Known as pink eye, this condition causes inflammation of the conjunctiva, or the clear layer of tissue that covers the whites of the eye. Conjunctivitis can affect one or both eyes and is extremely contagious. It’s most commonly passed around in schools. Conjunctivitis can be the result of a bacterial or viral infection, or it can be brought about through certain irritants such as pollen, smoke, or ingredients found in skin care products.
What are the symptoms of conjunctivitis?
Your child might have pink eye if they are experiencing any of these symptoms,
- Redness in the whites of the eyes
- Swollen eyelids
- Sensitivity to light
- Excessive tearing
- A gritty feeling in the eye
- Itching or burning eyes
How is pink eye treated?
The treatment your child receives will depend on the cause of their conjunctivitis. Those with allergic conjunctivitis will find that as long as they avoid the offending irritant that the symptoms will go away.
If a bacterial infection is the cause, then antibiotic eye drops will be prescribed. Symptoms should lessen within 3-4 days of treatment but it’s important that you continue using your antibiotics for as long as your children’s doctor recommends.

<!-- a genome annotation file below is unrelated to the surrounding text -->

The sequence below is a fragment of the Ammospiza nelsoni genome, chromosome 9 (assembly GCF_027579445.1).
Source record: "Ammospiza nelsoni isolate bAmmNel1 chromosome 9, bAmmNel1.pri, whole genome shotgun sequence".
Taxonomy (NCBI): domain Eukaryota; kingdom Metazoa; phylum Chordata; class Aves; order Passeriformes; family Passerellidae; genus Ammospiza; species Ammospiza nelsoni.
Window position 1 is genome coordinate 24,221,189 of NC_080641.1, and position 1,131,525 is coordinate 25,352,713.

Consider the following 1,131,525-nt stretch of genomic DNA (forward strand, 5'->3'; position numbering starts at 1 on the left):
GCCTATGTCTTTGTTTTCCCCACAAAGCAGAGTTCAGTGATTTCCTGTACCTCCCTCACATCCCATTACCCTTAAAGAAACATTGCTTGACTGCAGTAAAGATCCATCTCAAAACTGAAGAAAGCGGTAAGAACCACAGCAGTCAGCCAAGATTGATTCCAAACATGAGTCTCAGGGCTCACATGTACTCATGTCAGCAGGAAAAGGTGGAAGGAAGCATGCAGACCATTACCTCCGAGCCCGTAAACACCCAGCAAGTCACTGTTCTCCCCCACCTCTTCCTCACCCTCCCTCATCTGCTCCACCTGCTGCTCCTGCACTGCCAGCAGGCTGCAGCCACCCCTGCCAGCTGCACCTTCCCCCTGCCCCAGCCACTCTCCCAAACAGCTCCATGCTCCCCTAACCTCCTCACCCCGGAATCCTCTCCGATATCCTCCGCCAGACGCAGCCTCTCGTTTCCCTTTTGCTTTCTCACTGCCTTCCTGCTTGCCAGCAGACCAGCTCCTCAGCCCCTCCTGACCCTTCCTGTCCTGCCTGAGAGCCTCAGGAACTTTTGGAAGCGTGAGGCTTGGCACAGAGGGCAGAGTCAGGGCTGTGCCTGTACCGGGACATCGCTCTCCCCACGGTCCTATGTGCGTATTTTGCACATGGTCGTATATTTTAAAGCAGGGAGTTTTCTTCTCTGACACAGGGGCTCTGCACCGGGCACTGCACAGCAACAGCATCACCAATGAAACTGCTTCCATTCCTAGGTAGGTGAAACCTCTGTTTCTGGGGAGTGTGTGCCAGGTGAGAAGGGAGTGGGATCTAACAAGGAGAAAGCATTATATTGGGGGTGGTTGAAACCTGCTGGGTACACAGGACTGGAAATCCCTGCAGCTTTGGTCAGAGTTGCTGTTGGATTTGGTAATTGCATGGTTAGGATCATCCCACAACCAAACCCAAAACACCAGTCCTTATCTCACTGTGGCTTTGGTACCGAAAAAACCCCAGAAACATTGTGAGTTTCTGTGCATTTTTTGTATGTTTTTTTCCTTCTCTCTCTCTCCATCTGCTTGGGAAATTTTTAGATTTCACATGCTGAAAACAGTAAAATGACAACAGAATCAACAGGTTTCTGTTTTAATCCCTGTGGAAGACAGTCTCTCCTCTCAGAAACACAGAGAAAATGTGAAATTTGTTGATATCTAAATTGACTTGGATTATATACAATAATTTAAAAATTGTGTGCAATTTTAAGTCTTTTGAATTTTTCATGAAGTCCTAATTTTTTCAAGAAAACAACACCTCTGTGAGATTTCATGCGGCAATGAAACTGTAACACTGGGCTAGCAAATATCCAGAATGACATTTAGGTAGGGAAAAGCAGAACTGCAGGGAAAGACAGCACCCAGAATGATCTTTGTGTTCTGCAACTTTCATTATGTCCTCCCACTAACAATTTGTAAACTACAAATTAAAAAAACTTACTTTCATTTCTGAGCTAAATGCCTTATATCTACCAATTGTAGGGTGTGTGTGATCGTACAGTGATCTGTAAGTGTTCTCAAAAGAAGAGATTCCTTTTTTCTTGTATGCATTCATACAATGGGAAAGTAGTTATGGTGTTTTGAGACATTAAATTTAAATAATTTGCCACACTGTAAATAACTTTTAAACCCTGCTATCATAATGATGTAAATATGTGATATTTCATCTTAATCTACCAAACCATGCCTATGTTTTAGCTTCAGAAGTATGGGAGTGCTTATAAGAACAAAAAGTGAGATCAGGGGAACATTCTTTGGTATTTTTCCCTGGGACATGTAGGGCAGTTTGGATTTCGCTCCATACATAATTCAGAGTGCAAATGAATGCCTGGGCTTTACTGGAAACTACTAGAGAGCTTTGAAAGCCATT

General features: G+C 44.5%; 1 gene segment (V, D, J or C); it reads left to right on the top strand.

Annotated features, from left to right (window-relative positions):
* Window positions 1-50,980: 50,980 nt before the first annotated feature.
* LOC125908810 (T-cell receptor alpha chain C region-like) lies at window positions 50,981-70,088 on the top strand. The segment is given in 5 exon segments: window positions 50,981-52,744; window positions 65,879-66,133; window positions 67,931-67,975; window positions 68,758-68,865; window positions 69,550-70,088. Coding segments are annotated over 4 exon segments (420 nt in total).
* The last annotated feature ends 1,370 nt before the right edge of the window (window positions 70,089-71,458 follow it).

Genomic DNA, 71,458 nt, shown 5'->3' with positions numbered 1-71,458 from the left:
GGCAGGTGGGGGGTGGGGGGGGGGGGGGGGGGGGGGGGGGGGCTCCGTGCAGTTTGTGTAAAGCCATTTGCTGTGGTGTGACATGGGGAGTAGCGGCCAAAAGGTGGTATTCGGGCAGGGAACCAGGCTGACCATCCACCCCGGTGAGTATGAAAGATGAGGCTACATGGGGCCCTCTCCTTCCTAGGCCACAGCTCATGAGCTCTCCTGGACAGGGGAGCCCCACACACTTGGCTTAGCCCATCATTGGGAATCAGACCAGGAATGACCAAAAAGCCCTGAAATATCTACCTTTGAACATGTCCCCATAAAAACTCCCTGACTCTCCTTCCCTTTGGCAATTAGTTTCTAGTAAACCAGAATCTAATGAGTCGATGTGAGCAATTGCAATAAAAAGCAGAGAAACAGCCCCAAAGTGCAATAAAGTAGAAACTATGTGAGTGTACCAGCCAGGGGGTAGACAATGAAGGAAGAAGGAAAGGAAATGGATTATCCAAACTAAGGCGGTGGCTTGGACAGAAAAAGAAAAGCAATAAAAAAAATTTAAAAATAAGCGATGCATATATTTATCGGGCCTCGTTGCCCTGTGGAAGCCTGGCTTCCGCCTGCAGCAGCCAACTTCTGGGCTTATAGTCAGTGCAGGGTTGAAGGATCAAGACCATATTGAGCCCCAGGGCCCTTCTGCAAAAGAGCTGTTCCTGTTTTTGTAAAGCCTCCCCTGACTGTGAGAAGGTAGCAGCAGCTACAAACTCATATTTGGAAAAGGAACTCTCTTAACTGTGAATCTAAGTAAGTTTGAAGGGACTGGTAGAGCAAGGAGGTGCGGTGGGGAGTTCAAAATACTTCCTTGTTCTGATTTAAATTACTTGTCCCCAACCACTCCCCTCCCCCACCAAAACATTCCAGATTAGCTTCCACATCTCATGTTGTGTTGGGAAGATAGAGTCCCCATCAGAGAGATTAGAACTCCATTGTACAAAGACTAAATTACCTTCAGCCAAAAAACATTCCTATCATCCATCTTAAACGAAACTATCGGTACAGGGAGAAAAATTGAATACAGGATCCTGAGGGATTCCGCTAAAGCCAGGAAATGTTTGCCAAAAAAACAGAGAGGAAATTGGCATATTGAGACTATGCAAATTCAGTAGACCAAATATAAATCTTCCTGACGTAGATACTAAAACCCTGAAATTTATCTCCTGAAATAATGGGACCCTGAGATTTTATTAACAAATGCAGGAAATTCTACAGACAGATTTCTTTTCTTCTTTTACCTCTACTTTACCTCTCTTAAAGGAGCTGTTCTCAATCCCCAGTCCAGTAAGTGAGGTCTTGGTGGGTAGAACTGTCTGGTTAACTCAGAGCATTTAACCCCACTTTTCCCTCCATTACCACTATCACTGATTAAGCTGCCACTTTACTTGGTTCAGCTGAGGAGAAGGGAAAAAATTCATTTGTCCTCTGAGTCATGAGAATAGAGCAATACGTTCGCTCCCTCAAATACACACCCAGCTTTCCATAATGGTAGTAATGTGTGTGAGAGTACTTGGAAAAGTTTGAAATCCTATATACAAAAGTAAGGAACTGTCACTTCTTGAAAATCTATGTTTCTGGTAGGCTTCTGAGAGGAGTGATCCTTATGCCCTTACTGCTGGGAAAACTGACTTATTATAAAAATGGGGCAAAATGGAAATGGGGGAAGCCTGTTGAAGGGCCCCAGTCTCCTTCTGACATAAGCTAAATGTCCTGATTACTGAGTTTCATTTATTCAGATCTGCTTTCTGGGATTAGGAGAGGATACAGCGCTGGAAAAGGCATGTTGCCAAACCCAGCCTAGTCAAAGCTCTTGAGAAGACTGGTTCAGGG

If a viral infection is to blame there is really nothing that needs to be done, you’ll just have to let the cold or virus run its course. To alleviate symptoms, you can use eye drops or apply a cold compress to the eyes to reduce inflammation and discomfort.
It’s important that you have a pediatrician that you can always turn to for care, no matter if it’s a routine checkup or an emergency visit. From conjunctivitis to sports-related injuries, your children’s doctor will be able to provide comprehensive care to your little one as they grow up to make sure they remain healthy and happy.
Do you have a few questions about caring for your newborn? It's not unusual to feel excited, but just a little overwhelmed when you first bring your baby home from the hospital. Our pediatricians at Pediatrics at 1180 care for newborns, children, and teens in their Brookline, MA, office.
What's the typical newborn schedule?
Newborns usually sleep about 16 to 20 hours per day and wake up every few hours to be fed. Generally, breastfed babies are fed every two to three hours, while bottle-fed babies need to be fed every three to four hours. As your baby grows, he or she will be able to sleep for longer periods of time and will need to be fed less often.
How much should I feed my newborn?
Newborns aren't big eaters. In fact, they usually only drink around three ounces of milk or formula every time you feed them. Your baby may be more or less hungry during some feedings than others. It's best to follow your child's lead when it comes to feeding time. Chances are that he or she will make up for a lackluster feeding at the next feeding. Let your child's Brookline pediatrician know if you don't think your baby is eating enough.